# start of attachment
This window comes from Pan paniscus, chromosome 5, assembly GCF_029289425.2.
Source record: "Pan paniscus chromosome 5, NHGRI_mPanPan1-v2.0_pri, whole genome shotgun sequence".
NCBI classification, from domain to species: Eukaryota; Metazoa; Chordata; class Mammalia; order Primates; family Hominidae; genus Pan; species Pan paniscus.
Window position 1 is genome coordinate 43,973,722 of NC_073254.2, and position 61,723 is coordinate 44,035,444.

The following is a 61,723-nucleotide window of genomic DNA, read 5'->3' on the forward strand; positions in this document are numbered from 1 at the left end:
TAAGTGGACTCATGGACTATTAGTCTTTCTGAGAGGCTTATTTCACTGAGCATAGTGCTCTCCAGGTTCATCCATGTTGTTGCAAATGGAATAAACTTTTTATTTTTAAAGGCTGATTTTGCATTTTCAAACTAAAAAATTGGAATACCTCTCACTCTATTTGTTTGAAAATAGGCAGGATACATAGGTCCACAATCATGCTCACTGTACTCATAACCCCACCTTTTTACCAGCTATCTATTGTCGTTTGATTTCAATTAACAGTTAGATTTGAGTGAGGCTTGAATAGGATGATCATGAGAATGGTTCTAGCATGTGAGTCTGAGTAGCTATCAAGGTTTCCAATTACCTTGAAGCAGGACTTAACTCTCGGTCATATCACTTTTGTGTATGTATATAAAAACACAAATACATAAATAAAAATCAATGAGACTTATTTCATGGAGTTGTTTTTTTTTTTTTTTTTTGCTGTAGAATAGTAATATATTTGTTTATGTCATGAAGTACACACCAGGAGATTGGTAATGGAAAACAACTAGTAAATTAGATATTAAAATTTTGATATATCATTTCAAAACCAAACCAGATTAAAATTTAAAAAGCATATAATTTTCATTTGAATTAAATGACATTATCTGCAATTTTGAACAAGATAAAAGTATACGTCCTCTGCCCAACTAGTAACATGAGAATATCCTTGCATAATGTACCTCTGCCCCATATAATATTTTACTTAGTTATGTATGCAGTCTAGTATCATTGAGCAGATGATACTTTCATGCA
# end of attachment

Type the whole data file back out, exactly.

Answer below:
This window comes from Pan paniscus, chromosome 5, assembly GCF_029289425.2.
Source record: "Pan paniscus chromosome 5, NHGRI_mPanPan1-v2.0_pri, whole genome shotgun sequence".
NCBI classification, from domain to species: Eukaryota; Metazoa; Chordata; class Mammalia; order Primates; family Hominidae; genus Pan; species Pan paniscus.
Window position 1 is genome coordinate 43,973,722 of NC_073254.2, and position 61,723 is coordinate 44,035,444.

The following is a 61,723-nucleotide window of genomic DNA, read 5'->3' on the forward strand; positions in this document are numbered from 1 at the left end:
TAAGTGGACTCATGGACTATTAGTCTTTCTGAGAGGCTTATTTCACTGAGCATAGTGCTCTCCAGGTTCATCCATGTTGTTGCAAATGGAATAAACTTTTTATTTTTAAAGGCTGATTTTGCATTTTCAAACTAAAAAATTGGAATACCTCTCACTCTATTTGTTTGAAAATAGGCAGGATACATAGGTCCACAATCATGCTCACTGTACTCATAACCCCACCTTTTTACCAGCTATCTATTGTCGTTTGATTTCAATTAACAGTTAGATTTGAGTGAGGCTTGAATAGGATGATCATGAGAATGGTTCTAGCATGTGAGTCTGAGTAGCTATCAAGGTTTCCAATTACCTTGAAGCAGGACTTAACTCTCGGTCATATCACTTTTGTGTATGTATATAAAAACACAAATACATAAATAAAAATCAATGAGACTTATTTCATGGAGTTGTTTTTTTTTTTTTTTTTTGCTGTAGAATAGTAATATATTTGTTTATGTCATGAAGTACACACCAGGAGATTGGTAATGGAAAACAACTAGTAAATTAGATATTAAAATTTTGATATATCATTTCAAAACCAAACCAGATTAAAATTTAAAAAGCATATAATTTTCATTTGAATTAAATGACATTATCTGCAATTTTGAACAAGATAAAAGTATACGTCCTCTGCCCAACTAGTAACATGAGAATATCCTTGCATAATGTACCTCTGCCCCATATAATATTTTACTTAGTTATGTATGCAGTCTAGTATCATTGAGCAGATGATACTTTCATGCA